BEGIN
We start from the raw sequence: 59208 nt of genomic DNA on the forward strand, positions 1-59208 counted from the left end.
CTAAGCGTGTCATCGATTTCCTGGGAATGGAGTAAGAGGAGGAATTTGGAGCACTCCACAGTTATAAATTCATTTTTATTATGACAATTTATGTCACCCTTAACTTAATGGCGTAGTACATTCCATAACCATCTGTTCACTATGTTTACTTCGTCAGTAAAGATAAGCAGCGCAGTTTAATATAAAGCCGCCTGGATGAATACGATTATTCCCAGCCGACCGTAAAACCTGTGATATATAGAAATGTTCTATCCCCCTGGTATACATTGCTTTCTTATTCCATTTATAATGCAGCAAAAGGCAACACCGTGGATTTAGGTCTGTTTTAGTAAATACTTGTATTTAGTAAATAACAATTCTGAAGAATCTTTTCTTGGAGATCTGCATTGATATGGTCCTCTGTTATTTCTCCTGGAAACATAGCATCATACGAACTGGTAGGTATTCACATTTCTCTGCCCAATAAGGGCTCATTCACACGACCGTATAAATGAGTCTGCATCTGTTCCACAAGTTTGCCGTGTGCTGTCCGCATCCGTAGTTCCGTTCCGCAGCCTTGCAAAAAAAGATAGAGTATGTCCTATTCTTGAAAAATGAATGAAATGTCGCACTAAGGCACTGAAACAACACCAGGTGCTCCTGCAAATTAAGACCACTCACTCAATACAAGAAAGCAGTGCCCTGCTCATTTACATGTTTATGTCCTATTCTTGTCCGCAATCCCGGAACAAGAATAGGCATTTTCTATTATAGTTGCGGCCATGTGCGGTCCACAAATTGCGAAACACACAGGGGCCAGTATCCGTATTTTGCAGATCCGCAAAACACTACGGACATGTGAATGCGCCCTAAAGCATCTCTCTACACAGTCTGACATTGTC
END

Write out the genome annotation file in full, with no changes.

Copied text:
We start from the raw sequence: 59208 nt of genomic DNA on the forward strand, positions 1-59208 counted from the left end.
CTAAGCGTGTCATCGATTTCCTGGGAATGGAGTAAGAGGAGGAATTTGGAGCACTCCACAGTTATAAATTCATTTTTATTATGACAATTTATGTCACCCTTAACTTAATGGCGTAGTACATTCCATAACCATCTGTTCACTATGTTTACTTCGTCAGTAAAGATAAGCAGCGCAGTTTAATATAAAGCCGCCTGGATGAATACGATTATTCCCAGCCGACCGTAAAACCTGTGATATATAGAAATGTTCTATCCCCCTGGTATACATTGCTTTCTTATTCCATTTATAATGCAGCAAAAGGCAACACCGTGGATTTAGGTCTGTTTTAGTAAATACTTGTATTTAGTAAATAACAATTCTGAAGAATCTTTTCTTGGAGATCTGCATTGATATGGTCCTCTGTTATTTCTCCTGGAAACATAGCATCATACGAACTGGTAGGTATTCACATTTCTCTGCCCAATAAGGGCTCATTCACACGACCGTATAAATGAGTCTGCATCTGTTCCACAAGTTTGCCGTGTGCTGTCCGCATCCGTAGTTCCGTTCCGCAGCCTTGCAAAAAAAGATAGAGTATGTCCTATTCTTGAAAAATGAATGAAATGTCGCACTAAGGCACTGAAACAACACCAGGTGCTCCTGCAAATTAAGACCACTCACTCAATACAAGAAAGCAGTGCCCTGCTCATTTACATGTTTATGTCCTATTCTTGTCCGCAATCCCGGAACAAGAATAGGCATTTTCTATTATAGTTGCGGCCATGTGCGGTCCACAAATTGCGAAACACACAGGGGCCAGTATCCGTATTTTGCAGATCCGCAAAACACTACGGACATGTGAATGCGCCCTAAAGCATCTCTCTACACAGTCTGACATTGTC